MIDDLE EAST & NORTH AFRICA: Protecting Education for Children in Conflict
(MissionNewswire) While steady progress has been made in changing attitudes toward education and raising enrollment numbers during the past 10 years, violence and instability in the Middle East and North Africa is preventing children from getting an education. One in four youth are either out of school or at at risk of dropping out, according UNICEF.
“At a time of such change and turmoil, this region simply cannot afford to let 21 million children fall by the wayside,” said Maria Calivis, regional director for UNICEF MENA (Middle East and North Africa), said in a statement from Beirut.
“These children must be given the opportunity to acquire the skills they need through education in order to play their part in the region’s transformation,” she added. According to a joint report released by UNICEF and the UN Educational, Scientific and Cultural Organization (UNESCO), a 40 per cent reduction in the number of out-of-school children in the MENA region over the past decade provided hope and opportunities for millions.
According to the report, 12.3 million children and young adolescents in the Middle East and North Africa are out of school. In addition, according to recent calculations, more six million children and young adolescents are at risk of dropping out.
An additional three million children are out of school in Syria and Iraq, where conflict has destroyed large parts of the education system. As the violence expands, millions more are at risk of becoming a ‘lost generation’ deprived of the knowledge and skills needed to be successful adults.
Working to provide a safety net for youth in situations like this is the focus of the Salesians of Don Bosco, which operates schools, youth centers and humanitarian aid programs in some of the countries outlined in the report (as part of the more than 130 countries they serve).
“All youth deserve a chance at a better life,” says Father Mark Hyde, executive director of Salesian Missions, the U.S. development arm of the Salesians of Don Bosco. “Salesian schools help youth overcome barriers to success while teaching them how to take responsibility for their own lives. By providing youth an education and the necessary skills to find and retain employment, they are able to support themselves and help their communities.”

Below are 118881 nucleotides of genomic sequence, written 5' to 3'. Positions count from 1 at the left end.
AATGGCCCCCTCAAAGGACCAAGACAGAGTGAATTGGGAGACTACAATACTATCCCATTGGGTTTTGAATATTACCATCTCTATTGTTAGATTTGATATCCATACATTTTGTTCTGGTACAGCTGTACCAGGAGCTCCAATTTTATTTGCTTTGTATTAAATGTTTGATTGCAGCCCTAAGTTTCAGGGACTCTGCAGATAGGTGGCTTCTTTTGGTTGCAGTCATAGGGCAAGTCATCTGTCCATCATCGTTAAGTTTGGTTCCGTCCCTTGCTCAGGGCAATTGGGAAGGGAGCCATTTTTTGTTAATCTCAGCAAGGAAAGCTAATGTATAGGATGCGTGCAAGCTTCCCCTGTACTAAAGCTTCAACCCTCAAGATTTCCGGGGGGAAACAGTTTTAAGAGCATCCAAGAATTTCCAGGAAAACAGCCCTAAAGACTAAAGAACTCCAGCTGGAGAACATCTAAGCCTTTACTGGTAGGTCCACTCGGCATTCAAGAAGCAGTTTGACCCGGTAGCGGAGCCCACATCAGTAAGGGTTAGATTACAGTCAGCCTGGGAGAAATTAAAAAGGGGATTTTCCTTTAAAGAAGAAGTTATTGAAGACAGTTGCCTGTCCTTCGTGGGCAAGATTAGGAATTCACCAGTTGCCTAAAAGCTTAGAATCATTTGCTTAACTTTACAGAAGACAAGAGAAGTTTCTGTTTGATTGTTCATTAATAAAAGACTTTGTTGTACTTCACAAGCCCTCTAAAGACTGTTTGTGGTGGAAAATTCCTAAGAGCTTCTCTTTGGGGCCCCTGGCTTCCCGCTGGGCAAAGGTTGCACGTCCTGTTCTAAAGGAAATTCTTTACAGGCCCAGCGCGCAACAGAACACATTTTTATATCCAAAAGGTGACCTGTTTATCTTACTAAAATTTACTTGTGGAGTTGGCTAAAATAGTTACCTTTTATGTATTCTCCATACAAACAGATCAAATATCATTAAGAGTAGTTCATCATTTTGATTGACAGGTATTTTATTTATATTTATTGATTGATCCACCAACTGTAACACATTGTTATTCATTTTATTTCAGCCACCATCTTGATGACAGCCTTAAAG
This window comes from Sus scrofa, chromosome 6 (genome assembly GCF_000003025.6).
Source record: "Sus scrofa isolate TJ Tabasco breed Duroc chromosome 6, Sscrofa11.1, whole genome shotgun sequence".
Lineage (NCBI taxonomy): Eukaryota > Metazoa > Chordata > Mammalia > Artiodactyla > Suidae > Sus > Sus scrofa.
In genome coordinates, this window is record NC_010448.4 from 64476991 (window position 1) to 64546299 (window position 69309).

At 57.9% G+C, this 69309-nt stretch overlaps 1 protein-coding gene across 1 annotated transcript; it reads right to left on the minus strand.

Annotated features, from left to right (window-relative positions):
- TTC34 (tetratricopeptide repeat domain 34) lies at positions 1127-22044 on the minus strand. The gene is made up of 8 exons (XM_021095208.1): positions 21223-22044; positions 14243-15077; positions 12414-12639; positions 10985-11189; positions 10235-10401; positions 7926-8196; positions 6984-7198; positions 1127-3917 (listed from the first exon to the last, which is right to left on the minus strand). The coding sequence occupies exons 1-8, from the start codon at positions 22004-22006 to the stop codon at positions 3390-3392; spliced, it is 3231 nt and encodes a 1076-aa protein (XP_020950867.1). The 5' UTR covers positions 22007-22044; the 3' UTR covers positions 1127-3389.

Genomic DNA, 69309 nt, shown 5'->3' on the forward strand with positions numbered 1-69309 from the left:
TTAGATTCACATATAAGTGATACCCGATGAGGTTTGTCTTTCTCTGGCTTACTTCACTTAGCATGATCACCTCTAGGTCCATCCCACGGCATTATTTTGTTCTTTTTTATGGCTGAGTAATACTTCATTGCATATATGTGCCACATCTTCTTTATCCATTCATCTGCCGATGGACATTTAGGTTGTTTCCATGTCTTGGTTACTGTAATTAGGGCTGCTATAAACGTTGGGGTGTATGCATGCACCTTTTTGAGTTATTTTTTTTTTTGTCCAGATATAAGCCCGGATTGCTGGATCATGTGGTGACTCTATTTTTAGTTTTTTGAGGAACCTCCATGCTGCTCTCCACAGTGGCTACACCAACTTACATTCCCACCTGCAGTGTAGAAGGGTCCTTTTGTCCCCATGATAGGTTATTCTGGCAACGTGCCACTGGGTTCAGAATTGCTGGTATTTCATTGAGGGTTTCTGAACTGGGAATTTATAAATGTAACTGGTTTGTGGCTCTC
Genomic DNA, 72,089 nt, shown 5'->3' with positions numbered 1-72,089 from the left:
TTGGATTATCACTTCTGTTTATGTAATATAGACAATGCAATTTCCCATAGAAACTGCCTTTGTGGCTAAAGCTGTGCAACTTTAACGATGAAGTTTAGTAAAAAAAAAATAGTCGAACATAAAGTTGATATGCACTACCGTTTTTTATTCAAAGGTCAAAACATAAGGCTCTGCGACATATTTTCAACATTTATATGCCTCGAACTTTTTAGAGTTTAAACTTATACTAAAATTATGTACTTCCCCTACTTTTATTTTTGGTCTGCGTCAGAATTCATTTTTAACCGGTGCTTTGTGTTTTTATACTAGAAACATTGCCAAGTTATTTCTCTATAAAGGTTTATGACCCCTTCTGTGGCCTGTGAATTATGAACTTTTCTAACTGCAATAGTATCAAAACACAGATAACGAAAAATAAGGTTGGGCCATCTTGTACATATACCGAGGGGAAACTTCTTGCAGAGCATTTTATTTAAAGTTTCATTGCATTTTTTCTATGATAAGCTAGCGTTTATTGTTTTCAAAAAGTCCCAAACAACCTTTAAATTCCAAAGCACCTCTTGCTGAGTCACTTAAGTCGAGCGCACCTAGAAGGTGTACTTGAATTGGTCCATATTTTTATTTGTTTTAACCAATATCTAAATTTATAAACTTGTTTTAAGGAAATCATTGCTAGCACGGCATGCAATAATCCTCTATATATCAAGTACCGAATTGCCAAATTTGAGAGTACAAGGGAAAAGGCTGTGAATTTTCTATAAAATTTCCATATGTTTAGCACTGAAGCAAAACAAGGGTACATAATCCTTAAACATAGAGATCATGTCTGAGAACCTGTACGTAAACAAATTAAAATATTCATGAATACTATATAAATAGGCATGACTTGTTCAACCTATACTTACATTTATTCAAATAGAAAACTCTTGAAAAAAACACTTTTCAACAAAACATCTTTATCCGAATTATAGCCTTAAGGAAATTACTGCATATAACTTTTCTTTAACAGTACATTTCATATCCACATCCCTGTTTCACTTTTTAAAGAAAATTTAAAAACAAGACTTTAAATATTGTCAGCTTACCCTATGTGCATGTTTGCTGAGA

In Syria, Salesian missionaries continue to provide for Syrian youth and families in need at three centers. Each of the three centers is staffed by three Salesian priests and a deacon and have been in operation since well before the start of the war providing educational classes, meeting space and social development and sporting activities to youth and their families. The centers also offer trauma counseling, emergency shelter, nutritious meals and medical referrals to those in need.
“We are carrying on with our regular activities and every Friday, close to 300 boys and girls from elementary school through high school attend classes,” says Father Munir El Rai, Provincial of the Middle East. “The number of young people connecting with Salesian centers in Syria is increasing. One of the reasons is our youth center has been relatively safe so far compared to other parish youth centers.”
“However, in February our area was hit by five mortars, three of which fell within 50 meters of the school,” adds Fr. El Rai. “Nine civilians were killed, including four young people, and more than 35 people were injured. All citizens of Aleppo are at risk and no area is completely safe or far from war.”
Despite the ongoing violence, Salesian centers continue to meet the needs of their communities through the distribution of food, economic aid and scholarships to help young people continue with their schooling. Salesian missionaries have noted the absence of youth in the area due to many fleeing to safety in other areas of Syria and in neighboring countries.
Salesians have been helping Syrian refugees in Turkey, Lebanon and Egypt since early 2012, where each day they assist between 400 and 800 refugees, many of whom are women and children. At these refugee sites, Salesians provide emergency relief by meeting basic needs and providing shelter, safety and medical assistance. Salesians also offer technical skills training to assist refugee families with finding stable employment in their new host countries. This is urgently needed as individuals find it challenging to locate long-term formal employment, or draw on established social and professional networks, as a result of evacuation and host country labor laws.